The best plan for recent graduates, at least for now,* is usually the PAYE Plan. It gives you the lowest monthly payment, limits the amount of interest added to your loan balance, and lets you skip using your spouse’s income if you file taxes separately.
After you’ve changed plans, your final two steps are to complete the Employment Certification Form and start paying. The ECF form simply informs the Education Department that you work for a qualifying employer and are pursuing PSLF. You can submit this form any time, even years after starting residency.
The department writes off your remaining balance tax-free after you’ve made 120 qualifying payments — i.e., pay the full amount due on time. Depending on your training path, it’s possible you can be more than halfway there before you even enter your first year as an attending.
* The Education Department is working on a new plan that’ll cut payments in half and stop interest from accruing as quickly. But that plan won’t be available until next July at the earliest.
For years, the PSLF Program didn’t deliver public servants the debt relief it promised. People worked for years only to find out they didn’t meet the program’s complex requirements and had to start over.
Following years of public outcry demanding change, the White House used powers granted to it during the pandemic to fix the program. Last October, it created a temporary waiver that gave borrowers credit for a broad category of payments that were previously excluded, including those that were late, for less than the full amount due, or made under the wrong repayment plan, or toward non-qualifying loans. The department also credited them for time spent in long-term forbearances and deferments.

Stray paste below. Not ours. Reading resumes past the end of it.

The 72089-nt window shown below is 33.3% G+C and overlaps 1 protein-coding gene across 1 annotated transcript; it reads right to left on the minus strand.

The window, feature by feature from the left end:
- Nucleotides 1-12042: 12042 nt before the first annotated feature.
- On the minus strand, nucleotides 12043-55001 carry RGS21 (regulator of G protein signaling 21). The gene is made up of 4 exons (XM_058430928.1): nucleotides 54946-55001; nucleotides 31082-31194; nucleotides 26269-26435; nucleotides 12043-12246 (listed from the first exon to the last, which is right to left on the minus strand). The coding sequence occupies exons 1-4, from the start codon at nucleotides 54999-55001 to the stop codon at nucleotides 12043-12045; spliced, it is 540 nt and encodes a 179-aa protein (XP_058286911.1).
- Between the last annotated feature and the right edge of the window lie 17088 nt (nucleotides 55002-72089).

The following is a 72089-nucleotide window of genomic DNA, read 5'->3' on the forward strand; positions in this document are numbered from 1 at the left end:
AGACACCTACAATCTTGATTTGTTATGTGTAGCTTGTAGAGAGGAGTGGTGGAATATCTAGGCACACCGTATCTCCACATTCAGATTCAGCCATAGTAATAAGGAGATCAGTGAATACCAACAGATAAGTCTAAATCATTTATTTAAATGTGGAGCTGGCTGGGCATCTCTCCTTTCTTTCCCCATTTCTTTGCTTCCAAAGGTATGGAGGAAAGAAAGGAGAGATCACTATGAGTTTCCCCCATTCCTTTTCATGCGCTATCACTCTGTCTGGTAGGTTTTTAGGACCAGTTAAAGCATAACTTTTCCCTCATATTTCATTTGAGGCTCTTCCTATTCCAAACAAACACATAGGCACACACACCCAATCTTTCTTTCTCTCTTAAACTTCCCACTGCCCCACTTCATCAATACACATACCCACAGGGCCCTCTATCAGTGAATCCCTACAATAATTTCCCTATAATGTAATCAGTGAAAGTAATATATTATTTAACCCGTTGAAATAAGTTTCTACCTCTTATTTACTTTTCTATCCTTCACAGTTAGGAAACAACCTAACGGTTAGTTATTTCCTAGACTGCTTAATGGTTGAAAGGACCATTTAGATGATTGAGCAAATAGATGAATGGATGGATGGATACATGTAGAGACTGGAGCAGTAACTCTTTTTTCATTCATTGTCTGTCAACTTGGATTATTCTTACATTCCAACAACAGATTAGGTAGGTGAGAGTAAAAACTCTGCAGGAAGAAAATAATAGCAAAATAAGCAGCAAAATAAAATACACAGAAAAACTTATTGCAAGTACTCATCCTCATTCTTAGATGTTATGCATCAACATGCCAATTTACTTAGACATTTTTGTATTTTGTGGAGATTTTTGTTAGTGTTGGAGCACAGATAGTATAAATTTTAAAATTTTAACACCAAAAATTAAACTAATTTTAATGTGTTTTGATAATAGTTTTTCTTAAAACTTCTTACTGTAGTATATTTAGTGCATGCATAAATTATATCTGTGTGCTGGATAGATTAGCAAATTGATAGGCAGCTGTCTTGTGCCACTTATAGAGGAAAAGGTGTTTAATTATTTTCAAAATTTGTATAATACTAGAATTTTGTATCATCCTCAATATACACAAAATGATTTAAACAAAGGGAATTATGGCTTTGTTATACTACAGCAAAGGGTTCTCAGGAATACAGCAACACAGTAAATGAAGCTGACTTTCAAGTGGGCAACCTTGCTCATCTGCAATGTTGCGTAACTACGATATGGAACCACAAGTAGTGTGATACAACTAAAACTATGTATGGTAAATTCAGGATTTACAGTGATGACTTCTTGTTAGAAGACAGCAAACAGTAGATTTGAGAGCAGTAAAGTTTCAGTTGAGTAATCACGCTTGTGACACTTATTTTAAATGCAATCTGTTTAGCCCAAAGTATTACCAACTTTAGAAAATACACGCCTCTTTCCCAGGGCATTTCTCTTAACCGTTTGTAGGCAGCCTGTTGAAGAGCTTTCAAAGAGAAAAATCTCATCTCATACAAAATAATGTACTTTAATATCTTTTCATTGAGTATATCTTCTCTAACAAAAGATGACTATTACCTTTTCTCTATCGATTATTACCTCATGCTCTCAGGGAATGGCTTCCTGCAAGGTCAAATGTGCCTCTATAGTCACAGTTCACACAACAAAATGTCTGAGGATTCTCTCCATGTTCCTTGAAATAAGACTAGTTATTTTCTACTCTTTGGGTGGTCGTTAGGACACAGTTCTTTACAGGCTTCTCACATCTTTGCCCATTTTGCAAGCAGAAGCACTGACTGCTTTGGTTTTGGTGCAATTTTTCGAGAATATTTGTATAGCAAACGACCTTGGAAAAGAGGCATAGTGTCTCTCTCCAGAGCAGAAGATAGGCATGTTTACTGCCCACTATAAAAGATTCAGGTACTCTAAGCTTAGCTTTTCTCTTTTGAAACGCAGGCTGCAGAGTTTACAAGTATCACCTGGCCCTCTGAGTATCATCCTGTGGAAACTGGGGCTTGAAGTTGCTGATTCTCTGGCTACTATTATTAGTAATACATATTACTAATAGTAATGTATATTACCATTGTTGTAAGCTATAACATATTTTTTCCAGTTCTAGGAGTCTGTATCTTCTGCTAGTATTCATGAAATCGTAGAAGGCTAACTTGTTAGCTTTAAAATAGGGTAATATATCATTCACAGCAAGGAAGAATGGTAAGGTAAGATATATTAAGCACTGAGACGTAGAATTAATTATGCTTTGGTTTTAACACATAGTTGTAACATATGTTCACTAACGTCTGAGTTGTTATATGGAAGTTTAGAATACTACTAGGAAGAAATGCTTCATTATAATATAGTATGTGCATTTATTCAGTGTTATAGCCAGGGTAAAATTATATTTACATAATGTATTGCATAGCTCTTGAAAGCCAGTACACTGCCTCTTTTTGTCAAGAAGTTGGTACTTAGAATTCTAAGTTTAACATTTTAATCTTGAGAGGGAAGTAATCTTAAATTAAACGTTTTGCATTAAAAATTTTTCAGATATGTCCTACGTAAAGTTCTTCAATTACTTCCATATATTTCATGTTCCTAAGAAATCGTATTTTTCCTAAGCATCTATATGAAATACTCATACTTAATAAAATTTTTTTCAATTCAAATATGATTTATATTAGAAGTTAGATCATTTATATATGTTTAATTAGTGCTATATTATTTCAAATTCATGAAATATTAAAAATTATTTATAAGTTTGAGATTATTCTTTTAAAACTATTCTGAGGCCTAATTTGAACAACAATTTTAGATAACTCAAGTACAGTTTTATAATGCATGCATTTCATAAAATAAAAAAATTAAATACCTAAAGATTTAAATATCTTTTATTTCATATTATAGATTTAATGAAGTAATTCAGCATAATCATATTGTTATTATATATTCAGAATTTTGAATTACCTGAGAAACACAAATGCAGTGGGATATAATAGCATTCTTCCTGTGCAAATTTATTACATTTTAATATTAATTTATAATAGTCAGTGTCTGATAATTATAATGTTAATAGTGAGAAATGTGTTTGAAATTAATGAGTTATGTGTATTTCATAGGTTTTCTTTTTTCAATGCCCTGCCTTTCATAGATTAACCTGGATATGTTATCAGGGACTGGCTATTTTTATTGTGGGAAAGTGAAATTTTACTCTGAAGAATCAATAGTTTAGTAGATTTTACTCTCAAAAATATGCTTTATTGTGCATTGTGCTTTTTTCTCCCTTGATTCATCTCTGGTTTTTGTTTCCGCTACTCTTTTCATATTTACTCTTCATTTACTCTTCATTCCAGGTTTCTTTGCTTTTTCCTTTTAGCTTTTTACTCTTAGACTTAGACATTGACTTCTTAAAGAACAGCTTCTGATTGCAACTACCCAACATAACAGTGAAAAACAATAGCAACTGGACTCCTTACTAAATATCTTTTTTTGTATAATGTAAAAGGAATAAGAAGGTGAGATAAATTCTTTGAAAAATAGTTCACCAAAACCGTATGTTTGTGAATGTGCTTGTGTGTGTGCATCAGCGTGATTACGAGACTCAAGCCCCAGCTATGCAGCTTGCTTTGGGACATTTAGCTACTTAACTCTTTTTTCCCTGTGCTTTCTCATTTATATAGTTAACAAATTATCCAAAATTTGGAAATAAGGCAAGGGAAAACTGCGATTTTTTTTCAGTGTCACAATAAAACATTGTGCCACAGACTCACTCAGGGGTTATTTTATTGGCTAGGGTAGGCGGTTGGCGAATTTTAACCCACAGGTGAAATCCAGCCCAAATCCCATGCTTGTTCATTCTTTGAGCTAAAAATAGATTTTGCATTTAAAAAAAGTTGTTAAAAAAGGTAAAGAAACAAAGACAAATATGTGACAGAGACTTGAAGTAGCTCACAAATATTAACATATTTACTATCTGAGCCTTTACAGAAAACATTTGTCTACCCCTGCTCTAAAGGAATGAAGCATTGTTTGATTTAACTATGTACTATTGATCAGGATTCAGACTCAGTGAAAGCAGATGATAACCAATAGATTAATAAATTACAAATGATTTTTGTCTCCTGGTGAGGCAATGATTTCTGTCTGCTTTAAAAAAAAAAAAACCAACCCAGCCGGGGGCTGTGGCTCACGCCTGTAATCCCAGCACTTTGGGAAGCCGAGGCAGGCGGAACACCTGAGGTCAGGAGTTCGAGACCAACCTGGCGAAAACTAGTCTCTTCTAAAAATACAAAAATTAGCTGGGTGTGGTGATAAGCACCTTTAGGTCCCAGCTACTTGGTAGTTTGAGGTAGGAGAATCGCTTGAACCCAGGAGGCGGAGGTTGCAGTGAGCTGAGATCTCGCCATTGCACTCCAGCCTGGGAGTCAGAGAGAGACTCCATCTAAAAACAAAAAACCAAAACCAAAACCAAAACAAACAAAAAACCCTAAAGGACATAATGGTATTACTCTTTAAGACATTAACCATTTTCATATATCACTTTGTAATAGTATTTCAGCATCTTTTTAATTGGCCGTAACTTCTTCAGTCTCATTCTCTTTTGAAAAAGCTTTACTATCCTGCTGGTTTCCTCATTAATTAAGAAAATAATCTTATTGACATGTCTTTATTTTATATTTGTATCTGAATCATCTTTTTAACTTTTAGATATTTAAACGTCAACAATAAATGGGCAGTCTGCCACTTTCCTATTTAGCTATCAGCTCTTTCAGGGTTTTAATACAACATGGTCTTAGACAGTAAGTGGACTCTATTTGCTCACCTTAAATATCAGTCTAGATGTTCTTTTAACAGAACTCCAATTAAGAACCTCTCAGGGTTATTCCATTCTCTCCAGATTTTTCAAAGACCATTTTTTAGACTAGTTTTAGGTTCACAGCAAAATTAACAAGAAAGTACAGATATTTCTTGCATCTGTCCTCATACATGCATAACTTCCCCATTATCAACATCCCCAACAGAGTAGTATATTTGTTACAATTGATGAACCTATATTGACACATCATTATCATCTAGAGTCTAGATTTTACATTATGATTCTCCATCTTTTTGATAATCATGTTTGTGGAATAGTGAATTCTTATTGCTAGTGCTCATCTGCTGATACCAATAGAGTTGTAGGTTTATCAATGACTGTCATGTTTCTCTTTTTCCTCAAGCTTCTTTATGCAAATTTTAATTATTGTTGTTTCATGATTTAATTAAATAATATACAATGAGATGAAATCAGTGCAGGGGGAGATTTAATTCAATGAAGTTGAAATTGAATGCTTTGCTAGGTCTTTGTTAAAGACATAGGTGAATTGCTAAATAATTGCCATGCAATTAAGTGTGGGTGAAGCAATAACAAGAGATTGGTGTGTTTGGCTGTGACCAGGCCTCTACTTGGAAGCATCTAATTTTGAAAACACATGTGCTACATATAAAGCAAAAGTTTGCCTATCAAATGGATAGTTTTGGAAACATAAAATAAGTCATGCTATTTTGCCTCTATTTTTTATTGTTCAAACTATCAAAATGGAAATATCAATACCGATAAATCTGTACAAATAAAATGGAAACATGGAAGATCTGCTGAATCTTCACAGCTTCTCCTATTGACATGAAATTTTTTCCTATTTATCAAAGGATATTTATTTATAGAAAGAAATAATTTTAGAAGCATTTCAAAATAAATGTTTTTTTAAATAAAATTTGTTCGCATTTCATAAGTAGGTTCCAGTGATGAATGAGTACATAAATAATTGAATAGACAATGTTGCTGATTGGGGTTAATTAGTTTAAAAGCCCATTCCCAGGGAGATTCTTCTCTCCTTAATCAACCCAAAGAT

The Limited PSLF Waiver ended on Halloween. The Education Department is still processing applications. So far, more than 200 thousand borrowers have been approved for over $14 billion in forgiveness.
As it continues to plow through those applications, the department is also implementing another one-time waiver that will benefit physicians still working at the Veterans Administration, nonprofit hospitals, etc. today. The IDR Waiver & Account Adjustment will increase borrowers’ progress towards PSLF by counting their time spent in a forbearance that lasted at least 12 straight months. It will also credit those who spent 36 or more months cumulatively in forbearance.
Physicians with FFEL Loans can take advantage of this new waiver by consolidating their loans into a Direct Consolidation Loan before May 1, 2023.
Learn More: Do FFEL Loans Qualify for PSLF?
Hospitals that qualify for PSLF
Unfortunately, there isn’t a database of all the hospitals that count as qualifying employers for PSLF, but you can easily determine your hospital’s eligibility by checking whether it is a federal, state, local, or tribal entity or if it’s a 501(c)(3) nonprofit organization — which many private hospitals are. You can use the IRS Nonprofit Search Tool to check whether your employer is listed. If you have your employer’s Employment Identification Number, you can also use the PSLF Help Tool to check its eligibility.
Related: First Responder Student Loan Forgiveness During Covid
If you’re just starting your residency or fellowship, qualifying for PSLF today is comparatively easier. And if you’re already an attending physician, you may be able to get PSLF credit for the years spent in training.
Want help saving money on your student loans from medical school? Schedule a time to talk with me. I’ll work with you to find a student loan repayment plan and forgiveness strategy best suited to your needs and budget. I’ve helped thousands of borrowers like you tackle over a billion dollars in student debt. Let me help you next.